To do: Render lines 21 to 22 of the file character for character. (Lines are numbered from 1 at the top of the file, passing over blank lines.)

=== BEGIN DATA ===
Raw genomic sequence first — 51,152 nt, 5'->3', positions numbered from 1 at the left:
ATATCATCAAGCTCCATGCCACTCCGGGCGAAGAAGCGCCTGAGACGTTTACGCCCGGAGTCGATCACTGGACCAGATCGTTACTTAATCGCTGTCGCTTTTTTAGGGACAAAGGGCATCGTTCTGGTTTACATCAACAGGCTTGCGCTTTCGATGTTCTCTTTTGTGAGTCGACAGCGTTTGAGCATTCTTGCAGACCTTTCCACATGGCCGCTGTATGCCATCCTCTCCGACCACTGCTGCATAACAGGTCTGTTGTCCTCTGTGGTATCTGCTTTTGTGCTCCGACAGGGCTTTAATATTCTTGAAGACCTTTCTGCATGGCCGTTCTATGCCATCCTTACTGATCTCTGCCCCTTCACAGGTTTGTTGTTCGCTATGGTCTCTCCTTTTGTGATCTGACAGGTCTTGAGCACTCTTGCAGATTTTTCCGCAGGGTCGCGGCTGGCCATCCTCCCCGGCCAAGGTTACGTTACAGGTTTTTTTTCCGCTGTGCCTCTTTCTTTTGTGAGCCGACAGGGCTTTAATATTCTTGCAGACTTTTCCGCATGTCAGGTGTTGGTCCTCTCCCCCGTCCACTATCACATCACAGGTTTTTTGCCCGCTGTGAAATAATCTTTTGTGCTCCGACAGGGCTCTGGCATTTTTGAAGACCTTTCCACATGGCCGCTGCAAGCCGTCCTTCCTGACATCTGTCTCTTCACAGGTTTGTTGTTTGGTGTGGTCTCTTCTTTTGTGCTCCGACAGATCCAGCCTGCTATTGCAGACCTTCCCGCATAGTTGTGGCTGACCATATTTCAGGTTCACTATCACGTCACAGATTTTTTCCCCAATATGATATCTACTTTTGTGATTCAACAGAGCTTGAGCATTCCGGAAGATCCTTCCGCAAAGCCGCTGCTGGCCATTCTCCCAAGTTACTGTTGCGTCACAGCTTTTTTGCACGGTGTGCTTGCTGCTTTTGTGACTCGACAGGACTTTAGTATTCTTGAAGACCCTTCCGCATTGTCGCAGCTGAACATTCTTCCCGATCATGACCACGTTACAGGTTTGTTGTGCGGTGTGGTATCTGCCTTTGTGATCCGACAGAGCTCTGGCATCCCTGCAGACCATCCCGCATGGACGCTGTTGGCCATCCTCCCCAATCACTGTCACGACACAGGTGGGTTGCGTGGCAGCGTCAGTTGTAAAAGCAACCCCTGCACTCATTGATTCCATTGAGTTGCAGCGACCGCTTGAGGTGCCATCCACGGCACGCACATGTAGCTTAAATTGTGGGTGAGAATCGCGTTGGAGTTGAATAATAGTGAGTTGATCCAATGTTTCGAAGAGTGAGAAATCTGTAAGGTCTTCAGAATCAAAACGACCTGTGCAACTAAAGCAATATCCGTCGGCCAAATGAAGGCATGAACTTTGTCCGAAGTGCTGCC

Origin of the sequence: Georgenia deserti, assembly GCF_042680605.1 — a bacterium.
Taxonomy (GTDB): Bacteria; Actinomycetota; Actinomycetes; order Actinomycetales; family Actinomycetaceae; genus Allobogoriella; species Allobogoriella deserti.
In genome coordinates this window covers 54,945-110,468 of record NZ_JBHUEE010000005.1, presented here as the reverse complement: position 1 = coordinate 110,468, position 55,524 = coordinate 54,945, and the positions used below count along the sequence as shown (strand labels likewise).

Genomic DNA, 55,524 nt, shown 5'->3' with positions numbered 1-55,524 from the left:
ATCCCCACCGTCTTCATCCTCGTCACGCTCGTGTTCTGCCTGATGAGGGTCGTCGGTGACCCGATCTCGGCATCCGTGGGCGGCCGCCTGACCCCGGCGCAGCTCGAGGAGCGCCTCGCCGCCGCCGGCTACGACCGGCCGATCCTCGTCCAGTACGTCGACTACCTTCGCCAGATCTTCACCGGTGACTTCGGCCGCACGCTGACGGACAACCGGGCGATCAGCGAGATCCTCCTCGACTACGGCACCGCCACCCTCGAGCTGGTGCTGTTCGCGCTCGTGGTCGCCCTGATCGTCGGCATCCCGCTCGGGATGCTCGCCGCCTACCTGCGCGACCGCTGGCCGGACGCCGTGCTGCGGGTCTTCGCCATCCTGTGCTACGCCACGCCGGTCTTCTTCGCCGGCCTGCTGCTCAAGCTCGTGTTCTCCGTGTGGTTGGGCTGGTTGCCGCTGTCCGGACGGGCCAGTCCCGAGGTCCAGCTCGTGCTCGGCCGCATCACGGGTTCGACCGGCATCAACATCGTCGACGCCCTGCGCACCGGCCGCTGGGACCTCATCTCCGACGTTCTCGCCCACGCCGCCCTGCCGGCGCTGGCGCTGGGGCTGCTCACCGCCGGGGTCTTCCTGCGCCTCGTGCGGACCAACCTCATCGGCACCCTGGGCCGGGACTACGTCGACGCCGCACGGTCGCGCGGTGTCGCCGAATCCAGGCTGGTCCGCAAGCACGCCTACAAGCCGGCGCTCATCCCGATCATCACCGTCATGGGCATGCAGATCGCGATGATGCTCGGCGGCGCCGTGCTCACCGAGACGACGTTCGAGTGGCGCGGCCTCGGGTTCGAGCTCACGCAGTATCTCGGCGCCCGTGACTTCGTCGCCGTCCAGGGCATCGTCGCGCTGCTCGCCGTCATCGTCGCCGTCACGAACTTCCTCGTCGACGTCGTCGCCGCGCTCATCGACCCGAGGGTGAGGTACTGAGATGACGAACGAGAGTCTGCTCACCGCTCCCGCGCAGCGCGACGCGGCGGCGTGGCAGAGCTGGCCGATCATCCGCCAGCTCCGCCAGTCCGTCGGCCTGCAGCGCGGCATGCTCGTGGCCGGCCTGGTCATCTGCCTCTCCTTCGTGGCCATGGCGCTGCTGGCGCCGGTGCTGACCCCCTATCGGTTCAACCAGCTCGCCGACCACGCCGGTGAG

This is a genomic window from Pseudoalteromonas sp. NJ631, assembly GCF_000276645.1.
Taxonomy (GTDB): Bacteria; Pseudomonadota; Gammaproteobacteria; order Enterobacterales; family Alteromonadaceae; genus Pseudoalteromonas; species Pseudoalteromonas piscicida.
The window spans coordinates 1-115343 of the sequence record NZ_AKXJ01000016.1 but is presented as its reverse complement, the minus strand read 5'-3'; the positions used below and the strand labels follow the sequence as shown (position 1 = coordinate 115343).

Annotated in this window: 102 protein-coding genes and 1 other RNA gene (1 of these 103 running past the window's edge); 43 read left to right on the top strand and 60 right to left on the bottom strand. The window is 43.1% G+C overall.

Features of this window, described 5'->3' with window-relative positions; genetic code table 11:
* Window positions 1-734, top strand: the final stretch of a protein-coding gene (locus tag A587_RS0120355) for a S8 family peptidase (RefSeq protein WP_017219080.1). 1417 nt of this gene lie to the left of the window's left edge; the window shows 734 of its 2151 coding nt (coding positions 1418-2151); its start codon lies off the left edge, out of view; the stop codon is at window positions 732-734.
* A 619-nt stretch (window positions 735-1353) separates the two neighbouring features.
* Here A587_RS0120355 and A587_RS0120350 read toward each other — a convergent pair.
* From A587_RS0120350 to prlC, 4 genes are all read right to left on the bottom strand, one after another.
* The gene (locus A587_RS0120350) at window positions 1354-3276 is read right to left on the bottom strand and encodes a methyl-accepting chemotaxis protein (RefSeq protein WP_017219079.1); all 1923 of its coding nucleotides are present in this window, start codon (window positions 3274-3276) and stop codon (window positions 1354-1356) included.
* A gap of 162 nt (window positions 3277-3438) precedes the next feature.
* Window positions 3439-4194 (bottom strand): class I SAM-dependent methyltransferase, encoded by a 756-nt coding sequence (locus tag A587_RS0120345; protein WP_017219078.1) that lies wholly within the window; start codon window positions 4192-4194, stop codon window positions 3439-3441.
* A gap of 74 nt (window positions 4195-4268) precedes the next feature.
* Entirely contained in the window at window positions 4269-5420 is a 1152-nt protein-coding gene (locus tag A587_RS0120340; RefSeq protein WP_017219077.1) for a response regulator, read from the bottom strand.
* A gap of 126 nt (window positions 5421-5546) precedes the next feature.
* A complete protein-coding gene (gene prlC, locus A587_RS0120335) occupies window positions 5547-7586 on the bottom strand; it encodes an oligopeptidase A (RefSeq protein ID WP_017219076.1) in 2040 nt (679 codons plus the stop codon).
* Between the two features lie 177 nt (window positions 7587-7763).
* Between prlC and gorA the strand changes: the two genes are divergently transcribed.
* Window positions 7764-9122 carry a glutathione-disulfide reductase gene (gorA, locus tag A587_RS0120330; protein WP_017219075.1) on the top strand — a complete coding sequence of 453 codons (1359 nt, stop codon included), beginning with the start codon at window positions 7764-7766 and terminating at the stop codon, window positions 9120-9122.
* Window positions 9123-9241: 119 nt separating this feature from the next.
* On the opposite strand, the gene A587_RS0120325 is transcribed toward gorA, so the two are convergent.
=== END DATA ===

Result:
* Entirely contained in the window at window positions 4269-5420 is a 1152-nt protein-coding gene (locus tag A587_RS0120340; RefSeq protein WP_017219077.1) for a response regulator, read from the bottom strand.
* A gap of 126 nt (window positions 5421-5546) precedes the next feature.